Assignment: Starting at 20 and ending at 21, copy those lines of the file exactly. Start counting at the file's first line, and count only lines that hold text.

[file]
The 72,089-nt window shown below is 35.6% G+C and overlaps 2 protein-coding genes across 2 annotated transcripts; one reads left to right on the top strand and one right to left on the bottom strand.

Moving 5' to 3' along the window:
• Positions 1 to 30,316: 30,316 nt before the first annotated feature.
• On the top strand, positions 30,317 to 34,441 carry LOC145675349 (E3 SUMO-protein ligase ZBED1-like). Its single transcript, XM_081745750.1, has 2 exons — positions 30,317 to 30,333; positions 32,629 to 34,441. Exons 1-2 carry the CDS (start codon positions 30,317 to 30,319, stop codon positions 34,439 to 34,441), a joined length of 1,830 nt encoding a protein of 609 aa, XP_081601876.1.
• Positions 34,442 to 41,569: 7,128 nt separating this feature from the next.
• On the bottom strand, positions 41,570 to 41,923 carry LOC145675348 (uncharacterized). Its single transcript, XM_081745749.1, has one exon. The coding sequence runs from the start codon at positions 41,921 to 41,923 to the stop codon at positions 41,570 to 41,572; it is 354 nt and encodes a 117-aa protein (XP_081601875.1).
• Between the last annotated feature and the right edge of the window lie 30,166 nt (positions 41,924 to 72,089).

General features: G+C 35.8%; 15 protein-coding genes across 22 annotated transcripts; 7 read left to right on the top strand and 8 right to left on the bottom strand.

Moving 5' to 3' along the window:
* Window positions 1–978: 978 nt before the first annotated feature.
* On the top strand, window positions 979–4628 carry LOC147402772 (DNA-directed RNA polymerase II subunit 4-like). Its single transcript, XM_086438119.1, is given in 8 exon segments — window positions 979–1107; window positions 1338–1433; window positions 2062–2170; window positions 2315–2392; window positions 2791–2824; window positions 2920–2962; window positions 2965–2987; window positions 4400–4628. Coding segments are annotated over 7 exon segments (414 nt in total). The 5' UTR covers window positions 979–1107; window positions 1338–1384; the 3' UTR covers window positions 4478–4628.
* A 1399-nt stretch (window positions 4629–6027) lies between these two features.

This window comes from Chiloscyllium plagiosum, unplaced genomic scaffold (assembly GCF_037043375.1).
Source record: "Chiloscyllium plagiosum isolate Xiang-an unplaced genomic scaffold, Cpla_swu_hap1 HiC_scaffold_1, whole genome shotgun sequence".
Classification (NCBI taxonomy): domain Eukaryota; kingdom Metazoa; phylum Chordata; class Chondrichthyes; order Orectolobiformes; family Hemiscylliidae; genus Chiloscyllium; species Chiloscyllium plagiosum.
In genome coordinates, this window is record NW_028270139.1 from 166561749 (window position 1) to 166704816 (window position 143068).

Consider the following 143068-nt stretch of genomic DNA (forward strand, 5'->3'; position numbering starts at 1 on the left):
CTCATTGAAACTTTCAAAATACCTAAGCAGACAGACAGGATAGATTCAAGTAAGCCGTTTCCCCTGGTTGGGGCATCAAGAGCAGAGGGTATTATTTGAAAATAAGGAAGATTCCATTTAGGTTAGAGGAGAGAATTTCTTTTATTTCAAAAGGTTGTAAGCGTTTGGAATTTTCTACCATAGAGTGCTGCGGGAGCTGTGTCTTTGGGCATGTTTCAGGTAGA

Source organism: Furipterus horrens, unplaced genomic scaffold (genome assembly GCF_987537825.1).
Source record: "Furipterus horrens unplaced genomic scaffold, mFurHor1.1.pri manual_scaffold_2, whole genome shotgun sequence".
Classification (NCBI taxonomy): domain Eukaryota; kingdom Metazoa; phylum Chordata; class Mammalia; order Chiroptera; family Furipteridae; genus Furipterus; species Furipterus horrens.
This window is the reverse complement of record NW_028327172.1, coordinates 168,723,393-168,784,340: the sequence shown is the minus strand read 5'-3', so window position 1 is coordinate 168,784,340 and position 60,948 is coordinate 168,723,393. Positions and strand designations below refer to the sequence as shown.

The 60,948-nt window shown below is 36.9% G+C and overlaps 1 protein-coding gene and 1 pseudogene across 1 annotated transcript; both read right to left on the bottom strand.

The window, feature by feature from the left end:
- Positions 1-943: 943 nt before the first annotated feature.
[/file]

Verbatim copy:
Source record: "Furipterus horrens unplaced genomic scaffold, mFurHor1.1.pri manual_scaffold_2, whole genome shotgun sequence".
Classification (NCBI taxonomy): domain Eukaryota; kingdom Metazoa; phylum Chordata; class Mammalia; order Chiroptera; family Furipteridae; genus Furipterus; species Furipterus horrens.